Grade: A-

It should probably come as no surprise that it’s taken a Frenchman to transform the hackneyed old plot about two people destined to find one another and fall in love–some new example of the formula seems to appear every other week nowadays (“Serendipity” and “On the Line” are but the most recent examples)–into something wonderful. But in “Amelie,” Jean-Pierre Jeunet has created a magical, delightful fable from the oldest of material. Quirky, witty, and visually exhilarating, Jeunet’s film is a luscious ode to romance, spiced with a decidedly Gallic twist.

“Amelie” has gone by several titles. Originally it was called “Le fabuleux destin d’Amelie Poulain,” and then, in initial announcements of its American release, “Amelie from Montmartre.” One can at least be certain that it can’t get any shorter. However you refer to it, though, the picture is a charming confection turned out with dazzling directorial aplomb. Audrey Tautou is the title character, a wide-eyed pixie who’s a waitress in a Paris cafe where the staff and clientele are all eccentrics. A prologue, spoken over brief, flashy vignettes by a chattily omniscient narrator, tells us about the girl’s odd childhood: misdiagnosed by her emotionally distant father (Rufus), a doctor, with a heart ailment, she grows up home-schooled, developing a greater connection to her fantasies than to real friends. Now a young woman, Amelie becomes a sort of quietly beaming, fairy-like figure helping those who need aid and punishing those who deserve it. Her success in anonymously returning a box of childhood treasures she’s found behind a wall of her apartment to its former owner (Maurice Benichou) and seeing its positive effect encourages her to arrange a romance between a fellow-worker (Isabelle Nanty) and a rude customer (Dominique Pinon), make friends with an elderly neighbor (Serge Merlin) whose fragile bones make it impossible for him to leave his room, contrive a discovery to lighten the heart of her long-depressed landlady (Yolande Moreau), and encourage her widowed father to travel to exotic locales. She also devises a series of wittily nasty tricks against the mean-spirited local grocer (Urbain Cancellier), who delights in demeaning his mentally-challenged assistant (Jamel Debbouze). She takes a special interest, however, in Nino (Mathieu Kassovitz), a peculiar young man who’s a clerk in a porno shop, and whom she observes retrieving photos discarded at public camera booths and pasting them into a scrapbook. Eventually Amelie comes into possession of the book, and in returning it to its owner in a very roundabout away, she not only solves the riddle Mathieu’s trying to solve in assembling it but also creates what seems an inevitable connection to him.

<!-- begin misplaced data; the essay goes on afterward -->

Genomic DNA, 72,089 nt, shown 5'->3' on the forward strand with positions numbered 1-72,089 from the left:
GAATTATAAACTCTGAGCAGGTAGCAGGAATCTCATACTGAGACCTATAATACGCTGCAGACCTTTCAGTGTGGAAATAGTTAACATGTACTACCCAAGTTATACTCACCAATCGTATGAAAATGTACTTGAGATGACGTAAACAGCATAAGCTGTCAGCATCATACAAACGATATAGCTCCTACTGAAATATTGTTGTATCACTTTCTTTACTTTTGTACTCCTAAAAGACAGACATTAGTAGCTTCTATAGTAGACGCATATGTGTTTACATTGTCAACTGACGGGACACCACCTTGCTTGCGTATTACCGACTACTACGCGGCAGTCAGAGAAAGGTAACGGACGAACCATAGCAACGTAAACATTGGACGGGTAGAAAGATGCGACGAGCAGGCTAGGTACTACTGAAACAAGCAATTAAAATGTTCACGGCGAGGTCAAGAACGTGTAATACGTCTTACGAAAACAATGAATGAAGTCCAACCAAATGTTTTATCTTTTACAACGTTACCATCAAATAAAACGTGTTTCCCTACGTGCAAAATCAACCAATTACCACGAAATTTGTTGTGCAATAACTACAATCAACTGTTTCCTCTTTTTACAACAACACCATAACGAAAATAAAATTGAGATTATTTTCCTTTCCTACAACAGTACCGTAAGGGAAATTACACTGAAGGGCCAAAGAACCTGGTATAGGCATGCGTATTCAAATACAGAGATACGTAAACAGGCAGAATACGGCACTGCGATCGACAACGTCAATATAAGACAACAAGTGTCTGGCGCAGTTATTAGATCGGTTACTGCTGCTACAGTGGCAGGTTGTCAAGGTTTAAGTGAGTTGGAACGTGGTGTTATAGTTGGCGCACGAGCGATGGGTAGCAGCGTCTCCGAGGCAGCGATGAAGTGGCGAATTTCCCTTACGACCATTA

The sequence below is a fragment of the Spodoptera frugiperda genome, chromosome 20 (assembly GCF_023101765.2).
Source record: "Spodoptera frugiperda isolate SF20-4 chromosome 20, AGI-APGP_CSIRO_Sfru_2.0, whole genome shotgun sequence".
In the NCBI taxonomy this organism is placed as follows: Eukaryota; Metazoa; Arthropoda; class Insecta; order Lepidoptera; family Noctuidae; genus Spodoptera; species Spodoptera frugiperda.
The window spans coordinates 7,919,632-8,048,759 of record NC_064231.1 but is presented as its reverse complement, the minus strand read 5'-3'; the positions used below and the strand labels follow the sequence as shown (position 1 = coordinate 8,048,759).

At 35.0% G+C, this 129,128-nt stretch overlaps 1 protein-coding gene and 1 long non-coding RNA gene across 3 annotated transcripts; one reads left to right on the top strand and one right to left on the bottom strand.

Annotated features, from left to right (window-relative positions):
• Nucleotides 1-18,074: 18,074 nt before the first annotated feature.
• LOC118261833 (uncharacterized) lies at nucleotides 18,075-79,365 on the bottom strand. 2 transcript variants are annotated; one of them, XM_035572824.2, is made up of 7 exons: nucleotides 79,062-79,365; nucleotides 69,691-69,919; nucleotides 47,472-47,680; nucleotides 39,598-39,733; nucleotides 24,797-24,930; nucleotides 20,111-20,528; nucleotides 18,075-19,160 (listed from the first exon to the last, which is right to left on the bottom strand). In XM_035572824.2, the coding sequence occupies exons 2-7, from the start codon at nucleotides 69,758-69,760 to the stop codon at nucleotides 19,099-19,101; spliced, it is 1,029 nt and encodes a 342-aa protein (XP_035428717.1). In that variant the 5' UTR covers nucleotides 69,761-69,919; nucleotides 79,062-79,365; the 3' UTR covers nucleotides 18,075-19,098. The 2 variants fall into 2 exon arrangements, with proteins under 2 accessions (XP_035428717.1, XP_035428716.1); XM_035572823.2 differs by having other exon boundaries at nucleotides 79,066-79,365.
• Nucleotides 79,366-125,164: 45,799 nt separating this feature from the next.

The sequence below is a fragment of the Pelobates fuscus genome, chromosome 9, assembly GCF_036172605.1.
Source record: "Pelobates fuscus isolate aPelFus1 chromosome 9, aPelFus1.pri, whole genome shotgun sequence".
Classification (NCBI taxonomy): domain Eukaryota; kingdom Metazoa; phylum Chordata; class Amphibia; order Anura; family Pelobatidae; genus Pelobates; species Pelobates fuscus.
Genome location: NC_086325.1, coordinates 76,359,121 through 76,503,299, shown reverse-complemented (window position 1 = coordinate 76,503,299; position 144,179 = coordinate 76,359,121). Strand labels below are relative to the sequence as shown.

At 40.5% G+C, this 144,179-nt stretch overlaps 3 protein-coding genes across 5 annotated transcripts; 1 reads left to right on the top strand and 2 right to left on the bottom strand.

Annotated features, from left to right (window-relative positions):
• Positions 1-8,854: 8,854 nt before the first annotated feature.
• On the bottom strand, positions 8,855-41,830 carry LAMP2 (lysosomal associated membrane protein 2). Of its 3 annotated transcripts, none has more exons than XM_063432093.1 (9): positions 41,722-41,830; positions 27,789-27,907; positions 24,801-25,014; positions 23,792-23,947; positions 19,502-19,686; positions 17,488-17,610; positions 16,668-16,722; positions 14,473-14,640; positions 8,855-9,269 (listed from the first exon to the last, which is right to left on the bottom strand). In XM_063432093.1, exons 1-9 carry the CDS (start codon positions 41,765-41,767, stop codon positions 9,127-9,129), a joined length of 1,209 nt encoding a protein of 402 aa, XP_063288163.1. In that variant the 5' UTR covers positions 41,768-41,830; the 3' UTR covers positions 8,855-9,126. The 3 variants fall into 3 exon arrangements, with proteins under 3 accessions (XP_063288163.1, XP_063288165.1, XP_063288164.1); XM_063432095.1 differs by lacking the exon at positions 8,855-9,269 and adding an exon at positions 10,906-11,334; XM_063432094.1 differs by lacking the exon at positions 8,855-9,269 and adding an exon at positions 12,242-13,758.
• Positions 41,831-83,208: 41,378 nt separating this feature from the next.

Such a narrative could, in lesser hands, have been unbearably precious, but Jeunet treats it with such technical exuberance that it becomes quite irresistible. The director’s penchant for the visually bizarre was abundantly clear in his earlier work in tandem with Marc Caro, 1991’s “Delicatessen” and 1995’s “City of Lost Children,” and it could be glimpsed in his solo effort, 1997’s unsuccessful “Alien Resurrection,” but here he gives it free rein; together with cinematographer Bruno Delbonnel, designers Aline Bonetto and Emma Lebail and editor Herve Schneid, he creates an enchantingly colorful world that’s sometimes only fleetingly glimpsed and at others pored lovingly over. The entire cast–including Pinon, whose face one will certainly recognize from Jeunet’s earlier films–fit in perfectly with the director’s vision, helping him to realize a fantasy world that’s unique and delectable.

In fact, the sole aspect of “Amelie” which leaves a mite to be desired involves our heroine’s scheme to reinvigorate her father’s interest in the world–a plan based on snatching his garden gnome and having photographs of it lolling about in distant locales mailed to him by a traveling friend. It’s an old bit that lacks the inventiveness that marks virtually every other element of the piece. That’s a minor quibble, though, in comparison to all there is to praise.

Why “Amelie” works so perfectly while other films of its ilk are cloying and obvious is as much a mystery as the souffle that emerges flawless from an oven while others fall. Ultimately the only proper response is to cease analyzing and just savor the result. In cinematic terms, “Amelie” is delicious.